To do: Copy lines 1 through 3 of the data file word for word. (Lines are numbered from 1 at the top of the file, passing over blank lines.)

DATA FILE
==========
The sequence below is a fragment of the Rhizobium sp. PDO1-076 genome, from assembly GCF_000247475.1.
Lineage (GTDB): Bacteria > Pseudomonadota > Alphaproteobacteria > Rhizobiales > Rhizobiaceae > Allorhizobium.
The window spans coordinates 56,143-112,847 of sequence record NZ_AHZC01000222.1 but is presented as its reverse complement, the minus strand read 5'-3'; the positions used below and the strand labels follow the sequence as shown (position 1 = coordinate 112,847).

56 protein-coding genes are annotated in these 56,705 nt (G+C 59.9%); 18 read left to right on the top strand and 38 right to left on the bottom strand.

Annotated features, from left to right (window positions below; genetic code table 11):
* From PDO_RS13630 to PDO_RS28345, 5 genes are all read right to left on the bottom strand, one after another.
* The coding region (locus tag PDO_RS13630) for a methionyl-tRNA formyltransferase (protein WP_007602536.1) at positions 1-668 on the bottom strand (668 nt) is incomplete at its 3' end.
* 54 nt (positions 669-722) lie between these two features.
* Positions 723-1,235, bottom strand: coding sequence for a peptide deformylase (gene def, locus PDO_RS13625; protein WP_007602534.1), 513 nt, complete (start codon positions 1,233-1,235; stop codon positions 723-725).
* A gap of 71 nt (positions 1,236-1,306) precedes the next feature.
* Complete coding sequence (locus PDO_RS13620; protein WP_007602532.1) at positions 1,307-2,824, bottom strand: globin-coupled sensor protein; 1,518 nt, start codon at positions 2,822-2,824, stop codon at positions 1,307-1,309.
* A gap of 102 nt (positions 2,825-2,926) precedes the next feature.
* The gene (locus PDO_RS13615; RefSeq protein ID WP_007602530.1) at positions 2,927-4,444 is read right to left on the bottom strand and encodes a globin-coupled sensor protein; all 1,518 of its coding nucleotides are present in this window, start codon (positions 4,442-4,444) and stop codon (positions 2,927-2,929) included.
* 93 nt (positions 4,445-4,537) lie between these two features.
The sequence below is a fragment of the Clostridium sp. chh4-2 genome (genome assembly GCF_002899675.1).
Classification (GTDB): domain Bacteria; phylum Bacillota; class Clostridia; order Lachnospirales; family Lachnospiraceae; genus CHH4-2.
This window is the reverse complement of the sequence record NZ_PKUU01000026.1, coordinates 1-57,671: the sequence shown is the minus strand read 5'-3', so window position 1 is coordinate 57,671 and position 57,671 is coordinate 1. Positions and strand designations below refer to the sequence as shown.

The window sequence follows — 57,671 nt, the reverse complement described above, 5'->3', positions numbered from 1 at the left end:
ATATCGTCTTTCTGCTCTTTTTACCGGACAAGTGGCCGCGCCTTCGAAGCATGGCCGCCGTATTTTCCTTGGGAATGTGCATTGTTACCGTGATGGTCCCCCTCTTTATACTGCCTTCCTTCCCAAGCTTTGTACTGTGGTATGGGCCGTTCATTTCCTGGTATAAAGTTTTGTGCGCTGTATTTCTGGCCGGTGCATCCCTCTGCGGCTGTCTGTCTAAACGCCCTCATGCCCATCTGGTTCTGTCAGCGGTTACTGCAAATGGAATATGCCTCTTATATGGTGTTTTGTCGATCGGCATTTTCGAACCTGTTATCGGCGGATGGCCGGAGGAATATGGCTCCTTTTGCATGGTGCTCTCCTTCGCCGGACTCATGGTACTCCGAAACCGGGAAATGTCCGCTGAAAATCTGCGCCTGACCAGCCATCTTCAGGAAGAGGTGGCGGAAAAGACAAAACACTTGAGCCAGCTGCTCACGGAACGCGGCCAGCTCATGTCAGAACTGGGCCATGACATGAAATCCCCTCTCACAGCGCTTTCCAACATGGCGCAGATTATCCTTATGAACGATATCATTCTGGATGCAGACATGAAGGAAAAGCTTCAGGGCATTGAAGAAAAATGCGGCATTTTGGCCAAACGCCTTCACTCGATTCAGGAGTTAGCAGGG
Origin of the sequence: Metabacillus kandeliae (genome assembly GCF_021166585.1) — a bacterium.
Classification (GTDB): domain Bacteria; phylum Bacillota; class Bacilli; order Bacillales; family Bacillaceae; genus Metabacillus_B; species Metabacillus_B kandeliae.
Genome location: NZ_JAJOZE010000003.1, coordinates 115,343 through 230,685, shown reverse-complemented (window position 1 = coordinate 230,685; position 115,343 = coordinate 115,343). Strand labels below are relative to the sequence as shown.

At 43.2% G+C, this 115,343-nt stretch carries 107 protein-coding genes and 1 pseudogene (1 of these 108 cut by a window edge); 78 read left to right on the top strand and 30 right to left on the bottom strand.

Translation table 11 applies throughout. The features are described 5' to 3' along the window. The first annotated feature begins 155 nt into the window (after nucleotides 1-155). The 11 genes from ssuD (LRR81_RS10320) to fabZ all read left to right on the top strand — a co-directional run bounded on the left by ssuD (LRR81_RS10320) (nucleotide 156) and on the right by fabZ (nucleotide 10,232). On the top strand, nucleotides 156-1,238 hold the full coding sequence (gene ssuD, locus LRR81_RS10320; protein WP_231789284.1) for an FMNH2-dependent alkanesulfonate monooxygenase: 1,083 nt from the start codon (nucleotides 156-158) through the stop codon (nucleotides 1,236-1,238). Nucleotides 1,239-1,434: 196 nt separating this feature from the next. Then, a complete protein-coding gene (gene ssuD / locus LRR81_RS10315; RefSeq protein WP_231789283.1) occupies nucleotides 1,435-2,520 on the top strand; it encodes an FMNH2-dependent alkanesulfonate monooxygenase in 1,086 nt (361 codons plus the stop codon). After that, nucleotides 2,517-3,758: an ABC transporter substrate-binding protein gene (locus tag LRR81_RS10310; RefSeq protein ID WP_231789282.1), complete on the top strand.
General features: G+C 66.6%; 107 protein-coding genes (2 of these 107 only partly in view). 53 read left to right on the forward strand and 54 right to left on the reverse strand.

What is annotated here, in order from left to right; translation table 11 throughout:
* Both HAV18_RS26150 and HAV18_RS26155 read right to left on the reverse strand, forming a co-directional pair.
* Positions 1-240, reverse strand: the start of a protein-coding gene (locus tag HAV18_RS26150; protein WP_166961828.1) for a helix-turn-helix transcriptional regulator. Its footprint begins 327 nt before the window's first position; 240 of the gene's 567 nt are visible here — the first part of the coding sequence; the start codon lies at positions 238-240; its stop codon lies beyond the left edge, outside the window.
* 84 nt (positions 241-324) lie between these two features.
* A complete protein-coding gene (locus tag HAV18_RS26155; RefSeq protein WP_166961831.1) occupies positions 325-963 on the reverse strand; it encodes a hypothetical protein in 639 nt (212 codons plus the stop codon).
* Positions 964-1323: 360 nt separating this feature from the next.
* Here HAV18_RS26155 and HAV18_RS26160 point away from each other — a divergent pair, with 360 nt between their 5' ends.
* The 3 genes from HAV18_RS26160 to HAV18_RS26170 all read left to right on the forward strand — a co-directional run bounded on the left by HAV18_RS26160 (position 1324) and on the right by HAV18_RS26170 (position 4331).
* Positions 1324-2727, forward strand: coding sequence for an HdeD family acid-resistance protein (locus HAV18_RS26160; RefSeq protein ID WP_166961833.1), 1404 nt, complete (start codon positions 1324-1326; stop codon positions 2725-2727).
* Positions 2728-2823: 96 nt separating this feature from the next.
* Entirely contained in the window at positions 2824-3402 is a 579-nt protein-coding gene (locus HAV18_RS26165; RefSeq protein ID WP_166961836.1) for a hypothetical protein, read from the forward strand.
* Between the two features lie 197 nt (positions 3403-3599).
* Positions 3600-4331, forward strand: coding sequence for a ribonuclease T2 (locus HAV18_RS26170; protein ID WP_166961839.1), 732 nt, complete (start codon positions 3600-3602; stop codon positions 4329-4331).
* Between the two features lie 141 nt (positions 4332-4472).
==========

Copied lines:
The sequence below is a fragment of the Rhizobium sp. PDO1-076 genome, from assembly GCF_000247475.1.
Lineage (GTDB): Bacteria > Pseudomonadota > Alphaproteobacteria > Rhizobiales > Rhizobiaceae > Allorhizobium.
The window spans coordinates 56,143-112,847 of sequence record NZ_AHZC01000222.1 but is presented as its reverse complement, the minus strand read 5'-3'; the positions used below and the strand labels follow the sequence as shown (position 1 = coordinate 112,847).